Just over 60 km away from our farmhouse, Bologna is an enchanting medieval city with an intense cultural life and a very interesting historical heritage. Located between the Tuscan-Emilian Apennine mountains and the heart of the Po Valley, Bologna is defined as the Learned, the Red, the Fat. La Dotta due to the presence of the oldest university in Europe, the Alma Mater Studiorum founded in 1088, which still continues to attract Italian and foreign students today. The Rossa for the reflections of the bricks with which towers and palaces had been built. La Grassa for its delicious gastronomy, which is characterized by authenticity and tastiness. What’s more, since 2006 the city of Bologna also boasts the title “Creative City of UNESCO Music”, a prestigious recognition that celebrates the rich musical tradition and the lively scene of the present.

But Bologna is above all the city of arcades with over 38 km in the historic center alone. The arcades, whose origin can be attributed to the strong expansion that the city had in the late Middle Ages, represent an important architectural and cultural heritage. There is no other city in the world that has as many arcades as Bologna. A famous example is that of Casa Isolani in Strada Maggiore, which is characterized by the presence of a portico supported by very high oak beams on which the third floor rests. Characteristics of the city are its Towers, structures of medieval origin that offer tourists the opportunity to admire a wonderful panorama from above. Between the 12th and 13th centuries there were up to 100, today 24 have survived, of which the most famous are the Asinelli Tower and the Garisenda Tower. The two towers, which are strategically located at the entry point of the ancient Via Emilia into the city, were built in the 12th century in masonry as lookout and defense bulwarks. Among others, the following are worth mentioning: Accursi or Clock Tower, which dominates Piazza Maggiore; and the Azzoguidi Tower, also called Altabella due to its height and perfect verticality.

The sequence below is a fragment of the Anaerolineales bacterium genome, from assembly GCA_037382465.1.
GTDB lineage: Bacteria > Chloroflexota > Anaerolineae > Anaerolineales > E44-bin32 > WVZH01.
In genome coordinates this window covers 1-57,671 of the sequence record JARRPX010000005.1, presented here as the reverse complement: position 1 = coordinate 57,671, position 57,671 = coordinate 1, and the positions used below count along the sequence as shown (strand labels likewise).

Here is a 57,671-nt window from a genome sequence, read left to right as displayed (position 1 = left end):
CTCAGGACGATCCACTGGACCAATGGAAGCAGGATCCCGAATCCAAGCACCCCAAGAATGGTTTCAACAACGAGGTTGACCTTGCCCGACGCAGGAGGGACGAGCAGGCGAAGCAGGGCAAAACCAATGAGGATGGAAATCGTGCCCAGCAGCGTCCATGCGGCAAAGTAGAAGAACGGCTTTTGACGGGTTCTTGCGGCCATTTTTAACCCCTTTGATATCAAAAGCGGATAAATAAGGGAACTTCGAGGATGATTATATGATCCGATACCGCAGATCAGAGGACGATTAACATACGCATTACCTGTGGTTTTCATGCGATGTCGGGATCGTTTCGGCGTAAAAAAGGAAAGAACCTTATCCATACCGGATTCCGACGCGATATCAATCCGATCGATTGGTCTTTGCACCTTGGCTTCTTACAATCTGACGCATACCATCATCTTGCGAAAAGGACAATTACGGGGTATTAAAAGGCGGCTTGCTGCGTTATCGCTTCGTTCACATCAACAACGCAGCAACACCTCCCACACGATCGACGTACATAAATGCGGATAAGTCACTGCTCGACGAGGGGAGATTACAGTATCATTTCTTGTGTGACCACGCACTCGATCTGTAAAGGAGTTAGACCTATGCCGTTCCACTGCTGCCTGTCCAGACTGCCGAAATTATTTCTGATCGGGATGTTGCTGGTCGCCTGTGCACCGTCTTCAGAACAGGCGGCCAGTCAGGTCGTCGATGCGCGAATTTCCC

Enchanting by day, among churches, monuments and historic buildings to discover, intriguing by night, thanks to the many bars and numerous artistic and musical events. The heart of the city is the beautiful Piazza Maggiore, whose current appearance is the result of centuries-old transformations that gradually enriched it with important buildings. In the square, the Gothic and imposing Basilica di San Petronio dedicated to the patron saint of the city stands out. Built at the behest of the Municipality between 1390 and 1659 and remained unfinished in its original design, the church has a portal decorated with bas-reliefs by Jacopo della Quercia, while inside it houses precious works such as the splendid “Madonna enthroned” by Lorenzo Costa . Also of notable interest is the 13th-century Basilica of San Francesco , the first example in Italy of the Gothic style of French derivation. Among the other churches, the following should be mentioned: the Basilica of Santo Stefano, one of the most fascinating places in the city, actually a complex of sacred buildings, also known as the complex of the “Seven Churches”; the Basilica of San Giacomo Maggiore, located on one of the most attractive squares in Bologna, inside which is the Bentivoglio chapel, a splendid mid-15th century architecture, rich in Renaissance works of art; the Basilica of San Domenico, one of the richest churches in Bologna in terms of art history; and the Sanctuary of the Madonna di San Luca, an important pilgrimage destination that rises on Colle della Guardia.